Internet Research 15: Boundaries and Intersections
Pre-conference events, 22 October 2014
Conference Dates: 23-25 October 2014
Internet Research is the annual conference of the Association of Internet Researchers (AoIR). The 15th Internet Research conference focuses the attention of researchers on boundaries and intersections, those liminal, in-between, or peripheral spaces and practices. Often in research, the tendency is to dissect, separate and isolate objects, subjects and sites of study. This call for papers explicitly invites engagement with complexities arising from points of intersection within and beyond the digital world. It also seeks submissions that articulate issues and challenges on the edge of digital networks, environments, cultures and practices.
The committee calls for proposals for papers, panels, workshops, roundtables, and other events that engage with the conference theme or the field more generally. Topics could include (but are not limited by):
· (virtual) lives on the margins
· digital haves and have-nots
· the interface between the techno- and the –social
· the state, the corporation, or the network as boundary
· digital disruptions and their challenges and opportunities
· convergences and divergences
· digital mobilities between and through spaces
· overlaps, mergers and separations of identity, space, time or experience
We particularly invite submissions that engage with or challenge the conference theme in new and exciting ways, are innovative or present a novel approach to the topic. We encourage ‘experimental sessions’ that extend research in unusual directions (via method, topic or presentation structure). We also welcome submissions on topics that address social, cultural, political, legal, aesthetic, economic, and/or philosophical aspects of the internet beyond the conference theme. The committee extends a special invitation to students, researchers, and practitioners who have previously not participated in an Internet Research event to submit proposals.
Proposals for Submissions
We seek proposals for several different kinds of contributions to encompass the breadth of relevant research. As in the past, we welcome proposals for traditional academic conference PAPERS, organized PANELS, and PRE-CONFERENCE WORKSHOPS. We invite proposals that will focus on discussion and interaction among conference delegates. A common form of this type is the ROUNDTABLE SESSION, but we also encourage other formats, such as OPEN FISHBOWL SESSIONS. We will also accept other more EXPERIMENTAL SESSIONS that disseminate ideas or spark conversation and encourage engagement. To encourage this kind of submission, we are offering the “Halavais Prize for Weirdness” this year for the most interesting and successful submission in a non-traditional format. We will once again offer an IGNITE session for lively five-minute talks.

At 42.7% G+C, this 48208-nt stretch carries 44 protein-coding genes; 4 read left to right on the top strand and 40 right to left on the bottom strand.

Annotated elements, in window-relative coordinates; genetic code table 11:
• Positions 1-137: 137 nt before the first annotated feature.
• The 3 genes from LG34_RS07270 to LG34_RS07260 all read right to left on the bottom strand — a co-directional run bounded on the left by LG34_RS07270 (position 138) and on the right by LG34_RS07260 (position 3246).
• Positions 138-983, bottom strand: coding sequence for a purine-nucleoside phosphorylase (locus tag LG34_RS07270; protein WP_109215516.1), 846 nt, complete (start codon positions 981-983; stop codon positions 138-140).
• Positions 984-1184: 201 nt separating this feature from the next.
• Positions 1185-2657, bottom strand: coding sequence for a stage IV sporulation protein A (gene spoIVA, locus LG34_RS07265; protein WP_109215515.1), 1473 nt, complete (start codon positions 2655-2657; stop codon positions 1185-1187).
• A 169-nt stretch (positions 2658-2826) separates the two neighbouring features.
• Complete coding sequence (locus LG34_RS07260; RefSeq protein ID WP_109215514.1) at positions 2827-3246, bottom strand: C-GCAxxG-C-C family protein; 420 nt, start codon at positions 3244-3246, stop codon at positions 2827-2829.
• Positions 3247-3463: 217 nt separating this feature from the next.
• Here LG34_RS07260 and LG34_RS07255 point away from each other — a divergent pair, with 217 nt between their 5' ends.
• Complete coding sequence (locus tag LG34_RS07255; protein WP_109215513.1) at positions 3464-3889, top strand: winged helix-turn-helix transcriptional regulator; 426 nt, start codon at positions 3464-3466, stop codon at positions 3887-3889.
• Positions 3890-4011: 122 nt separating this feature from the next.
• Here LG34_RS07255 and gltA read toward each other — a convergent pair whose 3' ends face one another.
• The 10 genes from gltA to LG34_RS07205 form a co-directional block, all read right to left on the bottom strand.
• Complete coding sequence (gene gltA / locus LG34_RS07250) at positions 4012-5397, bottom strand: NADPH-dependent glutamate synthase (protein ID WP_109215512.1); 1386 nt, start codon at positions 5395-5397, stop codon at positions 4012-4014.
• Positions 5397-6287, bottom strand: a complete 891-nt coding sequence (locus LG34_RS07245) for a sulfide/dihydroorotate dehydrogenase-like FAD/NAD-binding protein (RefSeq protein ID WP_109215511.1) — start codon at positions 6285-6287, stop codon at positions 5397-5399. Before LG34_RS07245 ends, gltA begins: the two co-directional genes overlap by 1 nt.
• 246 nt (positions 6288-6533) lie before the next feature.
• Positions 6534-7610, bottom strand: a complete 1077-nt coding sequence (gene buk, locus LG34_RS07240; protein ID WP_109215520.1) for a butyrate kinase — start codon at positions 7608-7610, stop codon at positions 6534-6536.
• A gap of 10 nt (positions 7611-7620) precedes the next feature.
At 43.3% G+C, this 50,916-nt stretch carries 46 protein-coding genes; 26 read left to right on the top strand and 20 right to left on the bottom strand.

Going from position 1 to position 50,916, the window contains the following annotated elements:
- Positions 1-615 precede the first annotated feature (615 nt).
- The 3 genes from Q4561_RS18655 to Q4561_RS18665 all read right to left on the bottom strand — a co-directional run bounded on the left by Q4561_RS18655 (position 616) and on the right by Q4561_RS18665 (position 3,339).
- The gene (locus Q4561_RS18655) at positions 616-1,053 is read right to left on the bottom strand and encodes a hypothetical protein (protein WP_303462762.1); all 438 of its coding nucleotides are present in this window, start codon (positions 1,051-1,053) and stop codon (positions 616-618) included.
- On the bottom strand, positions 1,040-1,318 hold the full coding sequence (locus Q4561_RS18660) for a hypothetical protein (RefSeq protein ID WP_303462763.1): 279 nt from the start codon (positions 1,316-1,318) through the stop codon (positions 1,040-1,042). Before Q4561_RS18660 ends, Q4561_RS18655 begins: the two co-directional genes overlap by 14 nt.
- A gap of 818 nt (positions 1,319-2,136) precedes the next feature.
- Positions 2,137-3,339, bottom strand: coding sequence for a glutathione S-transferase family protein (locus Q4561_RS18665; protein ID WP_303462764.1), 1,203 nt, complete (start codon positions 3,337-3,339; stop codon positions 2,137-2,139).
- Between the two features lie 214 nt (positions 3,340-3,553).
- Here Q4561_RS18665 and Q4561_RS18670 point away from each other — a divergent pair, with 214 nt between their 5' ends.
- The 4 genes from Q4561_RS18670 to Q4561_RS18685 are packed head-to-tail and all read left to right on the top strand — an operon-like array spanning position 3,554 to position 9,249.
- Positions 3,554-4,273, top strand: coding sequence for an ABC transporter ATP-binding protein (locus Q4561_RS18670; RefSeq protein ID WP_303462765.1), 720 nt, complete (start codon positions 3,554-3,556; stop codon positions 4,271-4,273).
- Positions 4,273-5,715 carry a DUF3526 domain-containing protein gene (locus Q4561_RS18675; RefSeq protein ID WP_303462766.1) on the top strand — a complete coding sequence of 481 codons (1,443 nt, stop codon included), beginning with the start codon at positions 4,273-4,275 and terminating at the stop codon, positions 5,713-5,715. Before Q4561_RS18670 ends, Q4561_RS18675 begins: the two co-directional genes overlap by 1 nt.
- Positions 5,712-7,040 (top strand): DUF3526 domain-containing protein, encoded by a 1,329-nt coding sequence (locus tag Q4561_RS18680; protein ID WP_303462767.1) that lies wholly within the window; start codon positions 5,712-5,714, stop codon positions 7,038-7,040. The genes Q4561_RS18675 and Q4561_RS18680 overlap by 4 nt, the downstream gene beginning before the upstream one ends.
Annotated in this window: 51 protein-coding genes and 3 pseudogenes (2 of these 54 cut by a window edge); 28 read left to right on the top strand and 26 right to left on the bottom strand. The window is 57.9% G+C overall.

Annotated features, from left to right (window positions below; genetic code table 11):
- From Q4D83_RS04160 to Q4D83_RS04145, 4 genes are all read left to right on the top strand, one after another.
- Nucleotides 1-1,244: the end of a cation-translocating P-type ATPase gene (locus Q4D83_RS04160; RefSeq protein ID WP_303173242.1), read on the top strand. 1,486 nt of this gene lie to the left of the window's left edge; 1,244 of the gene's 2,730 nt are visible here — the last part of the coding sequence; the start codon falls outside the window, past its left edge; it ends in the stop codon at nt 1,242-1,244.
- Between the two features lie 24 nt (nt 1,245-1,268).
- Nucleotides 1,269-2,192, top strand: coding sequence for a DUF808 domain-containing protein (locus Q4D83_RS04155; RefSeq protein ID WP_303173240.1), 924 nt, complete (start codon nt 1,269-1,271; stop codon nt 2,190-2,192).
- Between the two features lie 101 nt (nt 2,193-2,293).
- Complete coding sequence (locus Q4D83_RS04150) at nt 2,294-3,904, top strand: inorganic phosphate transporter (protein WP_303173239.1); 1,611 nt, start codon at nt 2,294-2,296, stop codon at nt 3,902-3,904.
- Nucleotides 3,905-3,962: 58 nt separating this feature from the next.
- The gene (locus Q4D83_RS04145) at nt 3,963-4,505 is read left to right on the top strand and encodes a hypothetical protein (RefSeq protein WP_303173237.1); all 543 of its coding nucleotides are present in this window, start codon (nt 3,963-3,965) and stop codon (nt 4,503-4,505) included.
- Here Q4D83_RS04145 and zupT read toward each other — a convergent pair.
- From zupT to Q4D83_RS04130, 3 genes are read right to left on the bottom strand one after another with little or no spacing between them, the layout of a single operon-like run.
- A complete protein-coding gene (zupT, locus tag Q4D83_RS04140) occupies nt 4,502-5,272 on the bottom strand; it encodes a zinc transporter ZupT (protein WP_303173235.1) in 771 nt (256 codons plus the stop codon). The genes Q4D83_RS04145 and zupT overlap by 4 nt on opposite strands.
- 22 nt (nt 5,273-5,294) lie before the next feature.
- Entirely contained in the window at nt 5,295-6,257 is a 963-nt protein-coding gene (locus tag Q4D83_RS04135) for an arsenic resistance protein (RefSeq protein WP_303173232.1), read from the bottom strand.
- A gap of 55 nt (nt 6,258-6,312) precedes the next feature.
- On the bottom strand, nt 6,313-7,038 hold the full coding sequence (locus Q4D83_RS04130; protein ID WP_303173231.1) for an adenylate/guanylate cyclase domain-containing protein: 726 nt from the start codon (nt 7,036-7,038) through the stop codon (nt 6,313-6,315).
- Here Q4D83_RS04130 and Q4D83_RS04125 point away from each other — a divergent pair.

1 March 2014 Submissions due for PAPERS, PANELS, ROUNDTABLES and FISHBOWLS, EXPERIMENTAL SESSIONS, and PRE-CONFERENCE WORKSHOPS.
1 May 2014 Notification of Acceptances
For further information, please visit the conference website at ir15.aoir.org.
More Information On Submission Types
Traditional papers: Paper submissions should articulate the issue or research question to be discussed, the methodological or critical framework used, and indicate the findings or conclusions to be presented and/or the relevance to wider conference themes. Papers can present any kind of research or analysis, but should be written so that the importance of the work can be understood by reviewers working in different disciplines or using different approaches. Cross- or trans-discipline work is especially encouraged. Paper submissions should be about 1200 words long, including references. Please note that paper submissions need not adhere to any pre-formatted template, but should give an indication as to the rigour and relevance of the work.